HEPHZIBAH, GA (WJBF) Robin Boyd spent 25 years in the classroom. She taught middle schoolers with moderate intellectual disabilities, autism, and orthopaedic impairments.

“I had an older sister with cerebral palsy,” Boyds says. “She was always in a wheelchair. And my own daughter was special needs as well.”

She helped her students build skillsets that would serve them well.
“Their parents aren’t going to be there their whole life, so they have to learn how to be independent. “

And in so many cases, progress was measured in very special ways.

“I had a student one time, some people may not think it’s very important, but she would not sit in a room with music. She’d cry and carry on every time there was music. And when she left me she was singing and dancing to music. Every time she’d hear music she’d sing and dance.”

The goal was never about grades. It was about helping the individual and their family.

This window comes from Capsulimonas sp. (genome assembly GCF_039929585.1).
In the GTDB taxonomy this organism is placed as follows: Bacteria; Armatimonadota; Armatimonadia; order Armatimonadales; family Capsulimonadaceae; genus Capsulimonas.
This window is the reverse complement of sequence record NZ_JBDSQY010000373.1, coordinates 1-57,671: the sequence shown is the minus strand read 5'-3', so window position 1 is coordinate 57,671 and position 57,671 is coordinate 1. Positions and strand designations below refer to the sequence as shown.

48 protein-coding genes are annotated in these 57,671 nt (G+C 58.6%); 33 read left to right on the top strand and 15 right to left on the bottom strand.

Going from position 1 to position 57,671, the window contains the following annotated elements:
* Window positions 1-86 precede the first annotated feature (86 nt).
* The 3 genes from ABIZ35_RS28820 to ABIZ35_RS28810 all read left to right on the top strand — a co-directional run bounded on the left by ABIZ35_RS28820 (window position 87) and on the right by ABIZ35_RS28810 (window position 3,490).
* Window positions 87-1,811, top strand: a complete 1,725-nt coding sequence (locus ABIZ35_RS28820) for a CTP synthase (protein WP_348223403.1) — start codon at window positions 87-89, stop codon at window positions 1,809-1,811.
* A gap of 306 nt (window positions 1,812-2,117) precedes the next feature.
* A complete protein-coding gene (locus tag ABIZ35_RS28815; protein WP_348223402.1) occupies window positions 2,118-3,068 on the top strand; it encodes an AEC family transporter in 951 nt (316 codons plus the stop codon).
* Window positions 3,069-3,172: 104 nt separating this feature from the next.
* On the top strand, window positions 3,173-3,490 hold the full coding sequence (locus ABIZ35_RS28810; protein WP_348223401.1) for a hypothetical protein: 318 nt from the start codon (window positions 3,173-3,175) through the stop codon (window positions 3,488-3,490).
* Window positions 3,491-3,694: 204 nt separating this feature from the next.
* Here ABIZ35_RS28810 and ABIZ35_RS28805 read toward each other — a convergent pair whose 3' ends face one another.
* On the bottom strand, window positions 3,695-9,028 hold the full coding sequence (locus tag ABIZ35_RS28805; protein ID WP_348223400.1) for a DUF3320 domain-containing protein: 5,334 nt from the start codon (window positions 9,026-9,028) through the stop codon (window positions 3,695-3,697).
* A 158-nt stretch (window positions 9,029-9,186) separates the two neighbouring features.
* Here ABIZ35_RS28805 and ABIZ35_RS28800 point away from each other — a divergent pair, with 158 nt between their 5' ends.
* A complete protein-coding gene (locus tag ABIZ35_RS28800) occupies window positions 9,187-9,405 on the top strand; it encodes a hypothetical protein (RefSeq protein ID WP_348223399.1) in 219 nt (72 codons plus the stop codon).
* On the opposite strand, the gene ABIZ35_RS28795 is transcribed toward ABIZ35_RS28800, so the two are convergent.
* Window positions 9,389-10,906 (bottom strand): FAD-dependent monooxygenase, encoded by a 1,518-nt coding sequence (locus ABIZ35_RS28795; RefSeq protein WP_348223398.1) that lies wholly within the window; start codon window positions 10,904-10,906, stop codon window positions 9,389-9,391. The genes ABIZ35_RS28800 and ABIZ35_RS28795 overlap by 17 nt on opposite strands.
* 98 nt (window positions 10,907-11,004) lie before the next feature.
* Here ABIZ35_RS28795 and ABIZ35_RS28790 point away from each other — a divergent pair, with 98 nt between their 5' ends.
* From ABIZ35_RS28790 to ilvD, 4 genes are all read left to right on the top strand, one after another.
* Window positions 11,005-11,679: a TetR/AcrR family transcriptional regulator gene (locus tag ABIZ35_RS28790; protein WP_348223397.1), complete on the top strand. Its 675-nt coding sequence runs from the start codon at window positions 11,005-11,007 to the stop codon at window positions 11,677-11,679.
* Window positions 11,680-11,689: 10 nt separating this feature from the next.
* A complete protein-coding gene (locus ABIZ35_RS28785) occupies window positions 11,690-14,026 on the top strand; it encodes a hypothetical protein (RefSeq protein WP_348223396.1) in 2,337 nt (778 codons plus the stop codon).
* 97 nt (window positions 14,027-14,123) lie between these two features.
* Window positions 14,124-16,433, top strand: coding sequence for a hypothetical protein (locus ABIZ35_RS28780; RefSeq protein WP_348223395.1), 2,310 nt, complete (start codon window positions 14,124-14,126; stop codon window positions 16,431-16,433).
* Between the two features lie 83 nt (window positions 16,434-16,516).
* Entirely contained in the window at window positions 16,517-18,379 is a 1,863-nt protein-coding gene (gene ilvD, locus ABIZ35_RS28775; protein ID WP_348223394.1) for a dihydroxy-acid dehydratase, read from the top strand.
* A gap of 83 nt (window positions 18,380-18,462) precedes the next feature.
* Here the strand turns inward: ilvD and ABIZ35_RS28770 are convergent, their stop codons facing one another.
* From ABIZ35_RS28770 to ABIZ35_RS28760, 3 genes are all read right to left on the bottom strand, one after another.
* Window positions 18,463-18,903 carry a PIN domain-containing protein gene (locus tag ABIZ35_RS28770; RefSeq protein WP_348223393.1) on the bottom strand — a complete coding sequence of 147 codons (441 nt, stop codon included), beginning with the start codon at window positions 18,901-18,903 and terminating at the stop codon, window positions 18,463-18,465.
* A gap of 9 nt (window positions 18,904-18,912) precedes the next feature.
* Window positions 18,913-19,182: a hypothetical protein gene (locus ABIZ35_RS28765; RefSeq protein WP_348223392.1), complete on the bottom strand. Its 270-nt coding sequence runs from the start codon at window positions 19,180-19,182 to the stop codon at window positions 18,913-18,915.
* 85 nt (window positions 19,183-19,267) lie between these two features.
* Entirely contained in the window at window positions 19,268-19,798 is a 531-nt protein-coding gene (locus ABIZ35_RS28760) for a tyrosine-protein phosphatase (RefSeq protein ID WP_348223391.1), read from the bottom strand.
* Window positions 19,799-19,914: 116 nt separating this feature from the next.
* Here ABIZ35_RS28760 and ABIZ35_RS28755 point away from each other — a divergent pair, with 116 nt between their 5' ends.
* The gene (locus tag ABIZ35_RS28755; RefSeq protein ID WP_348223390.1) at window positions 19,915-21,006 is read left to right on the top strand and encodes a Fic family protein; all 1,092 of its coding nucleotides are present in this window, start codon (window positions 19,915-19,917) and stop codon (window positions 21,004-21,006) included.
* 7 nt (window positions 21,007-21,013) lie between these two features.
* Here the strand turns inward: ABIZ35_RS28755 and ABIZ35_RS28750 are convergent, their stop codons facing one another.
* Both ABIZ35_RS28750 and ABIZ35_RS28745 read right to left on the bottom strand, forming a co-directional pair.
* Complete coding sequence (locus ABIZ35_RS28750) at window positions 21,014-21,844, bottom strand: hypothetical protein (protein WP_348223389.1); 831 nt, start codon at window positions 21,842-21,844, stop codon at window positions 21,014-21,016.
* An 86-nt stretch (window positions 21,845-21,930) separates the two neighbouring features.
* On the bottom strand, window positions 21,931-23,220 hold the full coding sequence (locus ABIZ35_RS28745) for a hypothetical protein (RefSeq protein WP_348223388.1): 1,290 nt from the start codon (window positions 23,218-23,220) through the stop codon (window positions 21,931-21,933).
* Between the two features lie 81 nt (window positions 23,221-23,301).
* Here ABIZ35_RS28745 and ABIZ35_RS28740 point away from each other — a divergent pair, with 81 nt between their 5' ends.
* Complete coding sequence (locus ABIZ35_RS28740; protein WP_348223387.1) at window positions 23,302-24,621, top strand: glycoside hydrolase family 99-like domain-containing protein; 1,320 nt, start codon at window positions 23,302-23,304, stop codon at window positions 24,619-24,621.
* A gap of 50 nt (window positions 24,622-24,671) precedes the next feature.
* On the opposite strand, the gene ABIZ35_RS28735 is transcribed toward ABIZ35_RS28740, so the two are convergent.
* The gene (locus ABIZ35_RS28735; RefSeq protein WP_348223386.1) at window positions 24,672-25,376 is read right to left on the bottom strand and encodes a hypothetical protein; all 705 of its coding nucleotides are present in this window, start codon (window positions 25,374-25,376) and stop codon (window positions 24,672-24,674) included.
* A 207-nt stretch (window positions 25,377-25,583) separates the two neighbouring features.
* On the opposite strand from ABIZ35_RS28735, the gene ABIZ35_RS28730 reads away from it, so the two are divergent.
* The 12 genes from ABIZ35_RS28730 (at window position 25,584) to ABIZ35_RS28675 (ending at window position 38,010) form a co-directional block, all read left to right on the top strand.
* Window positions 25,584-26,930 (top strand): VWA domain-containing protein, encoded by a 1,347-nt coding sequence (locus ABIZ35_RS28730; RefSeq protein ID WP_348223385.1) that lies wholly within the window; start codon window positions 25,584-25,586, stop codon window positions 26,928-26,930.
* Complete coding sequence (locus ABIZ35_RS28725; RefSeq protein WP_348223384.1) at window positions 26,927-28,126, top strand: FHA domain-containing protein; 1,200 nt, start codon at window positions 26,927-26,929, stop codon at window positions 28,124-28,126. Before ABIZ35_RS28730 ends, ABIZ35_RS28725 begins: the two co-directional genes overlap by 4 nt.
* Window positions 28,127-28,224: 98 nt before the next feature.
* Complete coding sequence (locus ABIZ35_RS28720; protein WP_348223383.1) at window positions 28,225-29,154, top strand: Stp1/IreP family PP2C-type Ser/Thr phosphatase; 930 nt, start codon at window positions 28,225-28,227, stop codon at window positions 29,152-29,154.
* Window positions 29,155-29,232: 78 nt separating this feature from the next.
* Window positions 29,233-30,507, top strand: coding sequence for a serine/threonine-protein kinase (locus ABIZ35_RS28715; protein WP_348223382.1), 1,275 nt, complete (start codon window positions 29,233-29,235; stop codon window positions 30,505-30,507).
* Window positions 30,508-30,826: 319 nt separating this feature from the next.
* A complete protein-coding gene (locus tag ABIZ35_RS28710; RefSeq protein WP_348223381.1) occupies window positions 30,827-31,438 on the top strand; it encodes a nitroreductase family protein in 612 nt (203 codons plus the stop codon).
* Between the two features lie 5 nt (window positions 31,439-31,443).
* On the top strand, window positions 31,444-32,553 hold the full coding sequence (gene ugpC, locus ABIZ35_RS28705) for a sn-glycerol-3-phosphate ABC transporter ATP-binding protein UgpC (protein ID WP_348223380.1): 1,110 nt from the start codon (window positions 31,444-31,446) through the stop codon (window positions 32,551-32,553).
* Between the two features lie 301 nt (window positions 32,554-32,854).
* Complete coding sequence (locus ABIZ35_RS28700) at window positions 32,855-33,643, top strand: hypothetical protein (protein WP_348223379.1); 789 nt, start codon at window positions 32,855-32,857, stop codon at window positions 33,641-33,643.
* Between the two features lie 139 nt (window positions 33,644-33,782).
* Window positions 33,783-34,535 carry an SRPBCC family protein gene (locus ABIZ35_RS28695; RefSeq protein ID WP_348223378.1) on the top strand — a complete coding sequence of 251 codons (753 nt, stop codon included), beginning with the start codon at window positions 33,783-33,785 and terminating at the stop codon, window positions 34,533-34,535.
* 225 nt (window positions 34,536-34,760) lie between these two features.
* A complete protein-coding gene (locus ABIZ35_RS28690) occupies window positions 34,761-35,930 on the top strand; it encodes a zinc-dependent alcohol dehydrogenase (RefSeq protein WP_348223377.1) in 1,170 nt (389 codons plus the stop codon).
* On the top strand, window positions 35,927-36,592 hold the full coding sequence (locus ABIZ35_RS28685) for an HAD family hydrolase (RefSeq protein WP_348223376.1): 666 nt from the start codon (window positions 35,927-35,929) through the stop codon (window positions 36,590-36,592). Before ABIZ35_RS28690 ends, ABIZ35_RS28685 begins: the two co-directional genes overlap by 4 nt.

“Parents need to be able to go to work and they need to rest assured that their child’s okay while they’re at work. And that someone is trying to help them with whatever the parent is trying to achieve with that child.”

And now after all these years, Mrs. Boyd gets to see the fruits of her labor in her community.

“I see them out in stores,” she says. “They’re being self-sufficient in the store. They’re able to walk without assistance, to find the things that they need and just enjoying life.”